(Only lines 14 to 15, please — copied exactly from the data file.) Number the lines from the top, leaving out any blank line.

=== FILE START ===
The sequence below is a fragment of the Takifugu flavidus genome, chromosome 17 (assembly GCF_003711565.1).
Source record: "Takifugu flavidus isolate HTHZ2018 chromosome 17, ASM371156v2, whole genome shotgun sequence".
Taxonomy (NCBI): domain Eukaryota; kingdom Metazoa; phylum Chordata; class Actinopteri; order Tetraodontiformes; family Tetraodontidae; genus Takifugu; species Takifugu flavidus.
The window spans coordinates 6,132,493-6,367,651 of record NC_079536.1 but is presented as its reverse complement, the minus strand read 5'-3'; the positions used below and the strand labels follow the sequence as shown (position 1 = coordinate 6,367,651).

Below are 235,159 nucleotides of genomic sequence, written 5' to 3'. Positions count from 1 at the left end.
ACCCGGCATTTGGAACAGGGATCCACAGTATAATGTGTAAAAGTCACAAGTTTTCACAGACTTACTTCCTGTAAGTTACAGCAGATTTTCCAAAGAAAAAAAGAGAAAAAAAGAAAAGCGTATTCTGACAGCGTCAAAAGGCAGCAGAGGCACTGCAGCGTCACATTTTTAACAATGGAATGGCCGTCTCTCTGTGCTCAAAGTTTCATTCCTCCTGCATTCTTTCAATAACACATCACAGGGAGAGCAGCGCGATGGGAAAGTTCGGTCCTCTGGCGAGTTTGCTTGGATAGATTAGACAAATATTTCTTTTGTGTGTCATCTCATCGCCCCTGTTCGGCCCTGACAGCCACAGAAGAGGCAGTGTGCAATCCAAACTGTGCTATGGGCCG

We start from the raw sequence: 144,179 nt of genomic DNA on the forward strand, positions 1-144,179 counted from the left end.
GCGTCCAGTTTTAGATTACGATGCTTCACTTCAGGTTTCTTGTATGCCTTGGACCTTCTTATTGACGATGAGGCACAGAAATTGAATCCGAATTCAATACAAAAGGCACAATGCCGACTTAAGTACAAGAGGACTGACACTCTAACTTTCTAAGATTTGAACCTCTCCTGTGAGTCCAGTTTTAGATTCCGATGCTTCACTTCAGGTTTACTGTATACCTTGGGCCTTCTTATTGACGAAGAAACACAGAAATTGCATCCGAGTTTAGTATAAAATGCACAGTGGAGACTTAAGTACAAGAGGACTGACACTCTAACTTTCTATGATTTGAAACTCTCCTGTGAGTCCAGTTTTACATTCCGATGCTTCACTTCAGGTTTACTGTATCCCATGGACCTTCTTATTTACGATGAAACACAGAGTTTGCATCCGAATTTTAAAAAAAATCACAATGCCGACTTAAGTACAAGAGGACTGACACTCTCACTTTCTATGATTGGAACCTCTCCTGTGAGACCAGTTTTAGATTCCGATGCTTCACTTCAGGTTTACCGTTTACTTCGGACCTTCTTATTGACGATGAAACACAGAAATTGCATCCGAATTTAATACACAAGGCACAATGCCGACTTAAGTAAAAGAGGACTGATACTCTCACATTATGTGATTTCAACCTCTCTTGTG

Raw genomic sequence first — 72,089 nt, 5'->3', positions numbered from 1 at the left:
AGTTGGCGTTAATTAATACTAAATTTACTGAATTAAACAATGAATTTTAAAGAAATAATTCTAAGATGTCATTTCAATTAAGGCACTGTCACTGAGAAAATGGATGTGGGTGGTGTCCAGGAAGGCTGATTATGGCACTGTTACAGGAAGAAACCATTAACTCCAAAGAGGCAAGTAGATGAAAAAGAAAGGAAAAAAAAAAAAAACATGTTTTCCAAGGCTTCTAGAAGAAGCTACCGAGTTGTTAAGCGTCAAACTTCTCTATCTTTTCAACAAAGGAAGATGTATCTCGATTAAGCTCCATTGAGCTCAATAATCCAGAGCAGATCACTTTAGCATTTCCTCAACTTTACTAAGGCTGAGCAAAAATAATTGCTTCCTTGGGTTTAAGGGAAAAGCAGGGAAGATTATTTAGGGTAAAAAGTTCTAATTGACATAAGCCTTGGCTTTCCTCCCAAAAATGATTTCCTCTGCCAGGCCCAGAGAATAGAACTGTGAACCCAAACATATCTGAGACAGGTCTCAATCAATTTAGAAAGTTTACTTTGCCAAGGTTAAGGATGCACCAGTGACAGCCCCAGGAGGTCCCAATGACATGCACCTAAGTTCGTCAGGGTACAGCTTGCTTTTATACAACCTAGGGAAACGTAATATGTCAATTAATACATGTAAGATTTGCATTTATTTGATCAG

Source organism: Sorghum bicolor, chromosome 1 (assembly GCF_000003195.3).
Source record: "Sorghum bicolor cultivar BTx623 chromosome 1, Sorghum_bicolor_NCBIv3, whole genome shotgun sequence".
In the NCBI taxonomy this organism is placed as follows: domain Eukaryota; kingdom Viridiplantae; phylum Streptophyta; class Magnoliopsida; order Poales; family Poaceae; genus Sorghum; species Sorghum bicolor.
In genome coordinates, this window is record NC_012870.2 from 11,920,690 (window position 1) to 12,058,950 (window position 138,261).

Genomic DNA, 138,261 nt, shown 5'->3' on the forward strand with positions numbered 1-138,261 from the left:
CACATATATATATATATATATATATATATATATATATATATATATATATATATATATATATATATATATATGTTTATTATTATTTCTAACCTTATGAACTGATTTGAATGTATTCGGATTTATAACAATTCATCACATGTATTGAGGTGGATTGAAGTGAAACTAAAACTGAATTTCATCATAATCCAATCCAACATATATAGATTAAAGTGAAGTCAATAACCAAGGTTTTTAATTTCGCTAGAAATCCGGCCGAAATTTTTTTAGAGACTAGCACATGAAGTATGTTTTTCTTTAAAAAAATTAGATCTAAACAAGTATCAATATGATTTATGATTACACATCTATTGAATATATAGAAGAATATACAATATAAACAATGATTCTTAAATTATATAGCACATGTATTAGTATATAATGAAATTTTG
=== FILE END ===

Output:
In genome coordinates, this window is record NC_012870.2 from 11,920,690 (window position 1) to 12,058,950 (window position 138,261).

Genomic DNA, 138,261 nt, shown 5'->3' on the forward strand with positions numbered 1-138,261 from the left: